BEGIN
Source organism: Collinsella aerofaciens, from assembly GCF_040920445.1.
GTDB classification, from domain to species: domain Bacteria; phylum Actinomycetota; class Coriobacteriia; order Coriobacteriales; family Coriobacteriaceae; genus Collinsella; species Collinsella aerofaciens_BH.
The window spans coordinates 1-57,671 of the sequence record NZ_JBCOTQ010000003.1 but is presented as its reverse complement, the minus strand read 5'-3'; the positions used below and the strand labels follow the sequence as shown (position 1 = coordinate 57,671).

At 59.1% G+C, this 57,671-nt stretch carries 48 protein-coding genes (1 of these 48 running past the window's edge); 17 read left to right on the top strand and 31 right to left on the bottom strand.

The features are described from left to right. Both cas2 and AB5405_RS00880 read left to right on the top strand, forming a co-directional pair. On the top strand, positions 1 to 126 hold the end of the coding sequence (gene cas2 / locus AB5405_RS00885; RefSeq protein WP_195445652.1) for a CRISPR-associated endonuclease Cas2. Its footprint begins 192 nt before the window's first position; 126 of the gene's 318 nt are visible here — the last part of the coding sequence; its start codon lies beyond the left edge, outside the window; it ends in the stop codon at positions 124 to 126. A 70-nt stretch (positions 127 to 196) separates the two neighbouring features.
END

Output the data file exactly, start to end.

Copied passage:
Source organism: Collinsella aerofaciens, from assembly GCF_040920445.1.
GTDB classification, from domain to species: domain Bacteria; phylum Actinomycetota; class Coriobacteriia; order Coriobacteriales; family Coriobacteriaceae; genus Collinsella; species Collinsella aerofaciens_BH.
The window spans coordinates 1-57,671 of the sequence record NZ_JBCOTQ010000003.1 but is presented as its reverse complement, the minus strand read 5'-3'; the positions used below and the strand labels follow the sequence as shown (position 1 = coordinate 57,671).

At 59.1% G+C, this 57,671-nt stretch carries 48 protein-coding genes (1 of these 48 running past the window's edge); 17 read left to right on the top strand and 31 right to left on the bottom strand.

The features are described from left to right. Both cas2 and AB5405_RS00880 read left to right on the top strand, forming a co-directional pair. On the top strand, positions 1 to 126 hold the end of the coding sequence (gene cas2 / locus AB5405_RS00885; RefSeq protein WP_195445652.1) for a CRISPR-associated endonuclease Cas2. Its footprint begins 192 nt before the window's first position; 126 of the gene's 318 nt are visible here — the last part of the coding sequence; its start codon lies beyond the left edge, outside the window; it ends in the stop codon at positions 124 to 126. A 70-nt stretch (positions 127 to 196) separates the two neighbouring features.